Max: “The Gilded Age” starring Carrie Coon and Morgan Spector
Initially, I had concerns about “The Gilded Age” (Max). I found the performances overwrought, the stories soapy, and the dialogue too hokey. But now that Season 2 has wrapped, along with its epic finale, I’ve seen the light.
To be fair, “Gilded,” an American story, will never have the wit or subtlety of “Downton Abbey.” But the tale of how new money, represented by Bertha Russell (Carrie Coon), posed a threat to old money, represented by Caroline Schermerhorn Astor (Donna Murphy) is fairly absorbing—and a feature of life in New York since its founding as a Dutch trading post in 1624.
In Season 2, the battle between the old guard and the new is fought on the playing fields of opera. Fairly true to history, old money wants to preserve the elitist Academy of Music and its limited number of boxes, while new money will spare no expense to introduce a much larger house, the Metropolitan Opera, with significantly more boxes available to anybody willing to write a big check.
The Old Money team includes Agnes van Rijn (Christine Baranski), a snooty dowager and a descendant of one of New York’s Old Dutch families; her sweet sister Ada (Cynthia Nixon); and their winsome niece Marian (Louisa Jacobson), an orphan from the hinterlands who comes to New York and whom every eligible bachelor wants to court. The epitome of New Money is Bertha’s husband George (a terrific Morgan Spector from “The Plot Against America”), a shrewd robber baron whose railroads and steel mills enable Bertha to build modern-day palaces in New York and Newport.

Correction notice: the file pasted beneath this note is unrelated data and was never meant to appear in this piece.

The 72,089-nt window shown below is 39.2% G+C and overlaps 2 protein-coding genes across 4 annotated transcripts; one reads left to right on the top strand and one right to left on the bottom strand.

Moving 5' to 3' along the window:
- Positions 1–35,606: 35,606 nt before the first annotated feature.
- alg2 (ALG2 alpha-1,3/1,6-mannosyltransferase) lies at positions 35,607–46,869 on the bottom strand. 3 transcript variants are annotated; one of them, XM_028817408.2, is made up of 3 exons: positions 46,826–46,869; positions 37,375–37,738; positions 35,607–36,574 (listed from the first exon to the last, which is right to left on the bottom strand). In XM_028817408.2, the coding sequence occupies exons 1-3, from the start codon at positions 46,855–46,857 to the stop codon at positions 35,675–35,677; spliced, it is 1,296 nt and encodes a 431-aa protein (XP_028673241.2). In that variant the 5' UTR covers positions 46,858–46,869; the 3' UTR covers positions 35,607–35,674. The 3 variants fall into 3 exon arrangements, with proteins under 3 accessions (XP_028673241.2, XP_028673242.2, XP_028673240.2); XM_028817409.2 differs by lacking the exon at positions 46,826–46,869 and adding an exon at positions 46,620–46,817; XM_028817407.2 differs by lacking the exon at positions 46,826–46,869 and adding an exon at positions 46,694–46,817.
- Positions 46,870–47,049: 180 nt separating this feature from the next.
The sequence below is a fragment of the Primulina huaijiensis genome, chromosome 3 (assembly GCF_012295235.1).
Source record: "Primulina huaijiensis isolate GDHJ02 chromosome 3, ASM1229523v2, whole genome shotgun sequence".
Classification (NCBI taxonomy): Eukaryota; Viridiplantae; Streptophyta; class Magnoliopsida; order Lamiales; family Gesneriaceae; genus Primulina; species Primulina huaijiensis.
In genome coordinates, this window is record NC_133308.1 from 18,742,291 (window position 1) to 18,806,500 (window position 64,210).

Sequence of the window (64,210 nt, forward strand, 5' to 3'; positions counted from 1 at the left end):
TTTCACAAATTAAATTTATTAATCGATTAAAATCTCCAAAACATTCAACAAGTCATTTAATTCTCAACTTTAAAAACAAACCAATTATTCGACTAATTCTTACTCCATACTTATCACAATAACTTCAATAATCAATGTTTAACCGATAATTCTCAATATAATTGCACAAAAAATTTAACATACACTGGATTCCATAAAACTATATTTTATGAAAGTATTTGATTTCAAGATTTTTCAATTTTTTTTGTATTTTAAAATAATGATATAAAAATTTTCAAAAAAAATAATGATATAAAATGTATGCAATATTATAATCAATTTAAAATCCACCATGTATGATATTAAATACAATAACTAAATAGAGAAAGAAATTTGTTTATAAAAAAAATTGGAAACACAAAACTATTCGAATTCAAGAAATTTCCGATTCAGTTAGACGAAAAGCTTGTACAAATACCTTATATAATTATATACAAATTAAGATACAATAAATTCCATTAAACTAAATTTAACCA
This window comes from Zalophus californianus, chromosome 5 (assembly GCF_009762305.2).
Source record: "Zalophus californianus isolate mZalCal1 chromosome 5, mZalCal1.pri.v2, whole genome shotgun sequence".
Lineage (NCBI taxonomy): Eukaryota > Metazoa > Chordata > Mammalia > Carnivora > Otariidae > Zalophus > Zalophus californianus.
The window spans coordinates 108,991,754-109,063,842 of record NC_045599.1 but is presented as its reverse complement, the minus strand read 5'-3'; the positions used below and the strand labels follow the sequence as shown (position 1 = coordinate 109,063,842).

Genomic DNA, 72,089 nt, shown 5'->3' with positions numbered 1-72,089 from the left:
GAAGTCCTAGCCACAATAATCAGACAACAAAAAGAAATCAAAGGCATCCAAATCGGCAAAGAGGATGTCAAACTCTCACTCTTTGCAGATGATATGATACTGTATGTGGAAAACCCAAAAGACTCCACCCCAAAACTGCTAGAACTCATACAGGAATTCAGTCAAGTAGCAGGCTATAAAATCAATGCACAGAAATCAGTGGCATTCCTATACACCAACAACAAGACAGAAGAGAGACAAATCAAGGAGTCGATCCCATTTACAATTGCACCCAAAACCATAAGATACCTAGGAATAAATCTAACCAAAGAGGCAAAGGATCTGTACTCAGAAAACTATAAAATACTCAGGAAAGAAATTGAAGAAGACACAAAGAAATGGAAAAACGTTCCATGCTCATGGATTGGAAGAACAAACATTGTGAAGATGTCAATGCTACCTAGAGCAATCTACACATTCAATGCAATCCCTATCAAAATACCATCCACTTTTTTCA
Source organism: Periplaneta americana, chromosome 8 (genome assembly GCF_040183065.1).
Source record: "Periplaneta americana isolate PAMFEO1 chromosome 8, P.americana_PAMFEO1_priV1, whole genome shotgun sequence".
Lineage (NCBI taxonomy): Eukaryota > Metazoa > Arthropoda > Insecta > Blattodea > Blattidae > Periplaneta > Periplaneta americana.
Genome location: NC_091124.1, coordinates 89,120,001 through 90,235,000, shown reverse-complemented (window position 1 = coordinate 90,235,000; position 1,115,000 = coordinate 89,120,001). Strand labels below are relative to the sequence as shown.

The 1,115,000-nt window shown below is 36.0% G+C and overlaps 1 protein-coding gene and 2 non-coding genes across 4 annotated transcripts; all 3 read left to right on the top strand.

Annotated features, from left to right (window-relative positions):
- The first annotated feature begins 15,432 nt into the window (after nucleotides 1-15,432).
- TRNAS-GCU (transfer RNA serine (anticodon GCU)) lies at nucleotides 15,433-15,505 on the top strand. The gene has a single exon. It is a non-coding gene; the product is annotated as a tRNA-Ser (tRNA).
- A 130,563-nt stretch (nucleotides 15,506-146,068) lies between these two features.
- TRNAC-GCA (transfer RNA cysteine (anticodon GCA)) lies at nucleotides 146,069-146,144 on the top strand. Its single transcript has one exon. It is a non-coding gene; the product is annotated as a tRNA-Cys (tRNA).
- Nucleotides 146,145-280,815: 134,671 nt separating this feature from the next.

“Gilded” also features a underclass of servants played by some of New York’s finest stage actors. Among them: Celia Keenan-Bolger, Kristine Nielson, Jack Gilpin, Ben Ahlers, and Michael Cera.
Other “Gilded” standouts include Nathan Lane who is appropriately sleazy as Ward McAllister, Mrs. Astor’s real-life confidante and the Jerry Zipkin of his day. A secondary plot involves Peggy Scott (Denee Benton), a talented and idealistic young Black journalist who is determined to right the wrongs of racism singlehandedly.
So one needs to ask one’s self: how much of “Gilded” is really gilded? Well, consider the evidence: much of the show was filmed onsite in Troy, New York, a once prosperous city where lavish structures from that era still stand. The drawing rooms and ballroom scenes were apparently filmed in the mansions of Newport, adding even more authenticity. The ladies’ ballgowns seem fairly true to the period, right down to the bustle that fashionable women had to wear back then.
In short, despite mustering every fiber of my being trying to resist this show, I eventually found it impossible to do so. But I also found myself with a question about a possible Season 3. Aunt Agnes, I’m talking to you.
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